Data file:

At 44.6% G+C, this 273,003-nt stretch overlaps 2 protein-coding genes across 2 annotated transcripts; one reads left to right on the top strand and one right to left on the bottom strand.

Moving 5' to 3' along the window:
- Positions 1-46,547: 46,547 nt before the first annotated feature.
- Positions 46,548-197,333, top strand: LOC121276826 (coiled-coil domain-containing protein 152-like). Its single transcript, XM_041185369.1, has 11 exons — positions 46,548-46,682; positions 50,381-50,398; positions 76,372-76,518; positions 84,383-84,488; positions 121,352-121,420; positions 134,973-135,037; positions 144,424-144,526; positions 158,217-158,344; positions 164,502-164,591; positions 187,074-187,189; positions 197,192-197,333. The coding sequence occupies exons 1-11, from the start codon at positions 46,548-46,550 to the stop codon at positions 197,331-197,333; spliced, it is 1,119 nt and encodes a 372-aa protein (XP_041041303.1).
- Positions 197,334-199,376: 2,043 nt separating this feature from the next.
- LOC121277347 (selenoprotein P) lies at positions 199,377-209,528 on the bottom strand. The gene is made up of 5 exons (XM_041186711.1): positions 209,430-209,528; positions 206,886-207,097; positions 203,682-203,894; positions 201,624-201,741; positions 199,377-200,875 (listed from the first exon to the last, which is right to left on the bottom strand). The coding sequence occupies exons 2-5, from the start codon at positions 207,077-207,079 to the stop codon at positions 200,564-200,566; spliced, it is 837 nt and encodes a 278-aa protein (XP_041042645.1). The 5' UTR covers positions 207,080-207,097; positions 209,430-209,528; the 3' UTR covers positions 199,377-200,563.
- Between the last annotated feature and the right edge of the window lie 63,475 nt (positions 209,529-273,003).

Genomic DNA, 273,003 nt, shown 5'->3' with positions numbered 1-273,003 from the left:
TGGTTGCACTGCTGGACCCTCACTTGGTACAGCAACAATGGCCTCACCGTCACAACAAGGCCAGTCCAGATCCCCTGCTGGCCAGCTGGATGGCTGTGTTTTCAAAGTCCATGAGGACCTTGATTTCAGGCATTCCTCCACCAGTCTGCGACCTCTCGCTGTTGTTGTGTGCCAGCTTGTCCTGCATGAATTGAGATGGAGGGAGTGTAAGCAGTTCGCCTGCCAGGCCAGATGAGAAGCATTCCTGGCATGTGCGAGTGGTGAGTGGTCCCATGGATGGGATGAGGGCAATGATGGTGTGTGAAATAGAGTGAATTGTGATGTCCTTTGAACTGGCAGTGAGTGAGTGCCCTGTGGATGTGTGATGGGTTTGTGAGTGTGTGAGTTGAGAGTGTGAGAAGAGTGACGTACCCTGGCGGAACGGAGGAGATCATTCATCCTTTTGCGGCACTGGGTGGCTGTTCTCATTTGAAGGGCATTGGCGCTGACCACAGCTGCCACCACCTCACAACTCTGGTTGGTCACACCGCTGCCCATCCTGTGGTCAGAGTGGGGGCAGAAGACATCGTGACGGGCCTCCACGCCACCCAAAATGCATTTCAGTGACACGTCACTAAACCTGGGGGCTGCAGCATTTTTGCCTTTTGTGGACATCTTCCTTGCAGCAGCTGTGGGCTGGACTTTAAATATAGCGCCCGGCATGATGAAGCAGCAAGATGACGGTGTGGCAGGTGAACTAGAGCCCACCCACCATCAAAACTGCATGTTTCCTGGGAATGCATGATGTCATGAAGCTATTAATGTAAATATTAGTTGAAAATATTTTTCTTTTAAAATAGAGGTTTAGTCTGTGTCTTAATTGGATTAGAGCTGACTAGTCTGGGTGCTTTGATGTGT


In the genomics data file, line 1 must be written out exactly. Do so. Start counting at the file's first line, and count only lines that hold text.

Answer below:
At 44.6% G+C, this 273,003-nt stretch overlaps 2 protein-coding genes across 2 annotated transcripts; one reads left to right on the top strand and one right to left on the bottom strand.